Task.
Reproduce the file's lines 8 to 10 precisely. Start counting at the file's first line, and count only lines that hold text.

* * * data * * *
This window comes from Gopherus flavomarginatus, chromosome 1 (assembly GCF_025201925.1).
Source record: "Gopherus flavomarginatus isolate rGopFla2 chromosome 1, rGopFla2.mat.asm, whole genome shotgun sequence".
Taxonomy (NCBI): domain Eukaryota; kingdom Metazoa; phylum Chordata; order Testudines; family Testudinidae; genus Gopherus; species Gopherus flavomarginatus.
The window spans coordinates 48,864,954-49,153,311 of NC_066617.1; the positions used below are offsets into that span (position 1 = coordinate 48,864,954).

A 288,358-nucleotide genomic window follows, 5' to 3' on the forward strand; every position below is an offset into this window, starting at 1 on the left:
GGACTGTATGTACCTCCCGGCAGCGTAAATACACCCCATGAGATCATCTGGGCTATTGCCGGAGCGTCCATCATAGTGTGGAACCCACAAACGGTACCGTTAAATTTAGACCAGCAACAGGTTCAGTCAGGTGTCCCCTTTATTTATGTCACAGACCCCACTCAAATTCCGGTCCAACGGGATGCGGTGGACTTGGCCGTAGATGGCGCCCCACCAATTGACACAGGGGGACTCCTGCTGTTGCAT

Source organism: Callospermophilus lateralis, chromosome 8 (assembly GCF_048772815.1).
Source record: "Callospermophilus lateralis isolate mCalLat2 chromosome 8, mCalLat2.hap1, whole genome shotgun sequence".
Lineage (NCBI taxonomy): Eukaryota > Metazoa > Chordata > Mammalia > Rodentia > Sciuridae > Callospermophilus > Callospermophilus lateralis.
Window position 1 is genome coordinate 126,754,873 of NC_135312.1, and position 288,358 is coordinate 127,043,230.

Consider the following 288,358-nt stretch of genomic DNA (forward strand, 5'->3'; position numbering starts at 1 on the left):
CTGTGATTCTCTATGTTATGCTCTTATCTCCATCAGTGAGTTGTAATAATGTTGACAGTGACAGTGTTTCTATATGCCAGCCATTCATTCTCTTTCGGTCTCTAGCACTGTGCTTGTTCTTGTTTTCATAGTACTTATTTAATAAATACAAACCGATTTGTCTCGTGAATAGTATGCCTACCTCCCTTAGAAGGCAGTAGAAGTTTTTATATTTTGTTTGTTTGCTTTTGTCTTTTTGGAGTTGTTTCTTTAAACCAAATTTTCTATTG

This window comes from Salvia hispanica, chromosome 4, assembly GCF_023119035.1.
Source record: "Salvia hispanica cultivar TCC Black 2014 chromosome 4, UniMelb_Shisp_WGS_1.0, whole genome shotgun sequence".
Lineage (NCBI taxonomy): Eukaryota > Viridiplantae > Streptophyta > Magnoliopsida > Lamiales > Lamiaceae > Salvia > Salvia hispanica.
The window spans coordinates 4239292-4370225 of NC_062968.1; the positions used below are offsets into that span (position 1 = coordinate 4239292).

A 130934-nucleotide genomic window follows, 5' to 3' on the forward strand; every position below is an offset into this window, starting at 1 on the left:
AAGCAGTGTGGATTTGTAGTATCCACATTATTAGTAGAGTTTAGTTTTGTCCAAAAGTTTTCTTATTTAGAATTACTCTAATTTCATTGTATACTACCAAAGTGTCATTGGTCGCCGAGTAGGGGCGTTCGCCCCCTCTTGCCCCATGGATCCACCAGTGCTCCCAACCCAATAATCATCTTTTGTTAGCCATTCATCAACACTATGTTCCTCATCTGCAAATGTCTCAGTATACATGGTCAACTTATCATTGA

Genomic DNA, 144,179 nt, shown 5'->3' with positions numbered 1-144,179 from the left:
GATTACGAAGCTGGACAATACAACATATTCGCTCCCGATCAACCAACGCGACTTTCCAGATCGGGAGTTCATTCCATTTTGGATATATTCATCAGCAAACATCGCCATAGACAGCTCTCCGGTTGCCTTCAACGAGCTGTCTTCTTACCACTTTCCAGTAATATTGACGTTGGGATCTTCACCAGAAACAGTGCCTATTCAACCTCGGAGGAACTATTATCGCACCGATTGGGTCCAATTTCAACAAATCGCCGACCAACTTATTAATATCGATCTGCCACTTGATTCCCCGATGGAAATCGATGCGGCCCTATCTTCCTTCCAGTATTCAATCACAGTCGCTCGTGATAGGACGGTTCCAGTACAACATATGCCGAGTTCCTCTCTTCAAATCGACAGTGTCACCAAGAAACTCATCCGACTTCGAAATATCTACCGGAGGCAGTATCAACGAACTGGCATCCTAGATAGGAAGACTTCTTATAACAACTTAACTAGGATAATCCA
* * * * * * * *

Source record: "Callospermophilus lateralis isolate mCalLat2 chromosome 8, mCalLat2.hap1, whole genome shotgun sequence".
Lineage (NCBI taxonomy): Eukaryota > Metazoa > Chordata > Mammalia > Rodentia > Sciuridae > Callospermophilus > Callospermophilus lateralis.
Window position 1 is genome coordinate 126,754,873 of NC_135312.1, and position 288,358 is coordinate 127,043,230.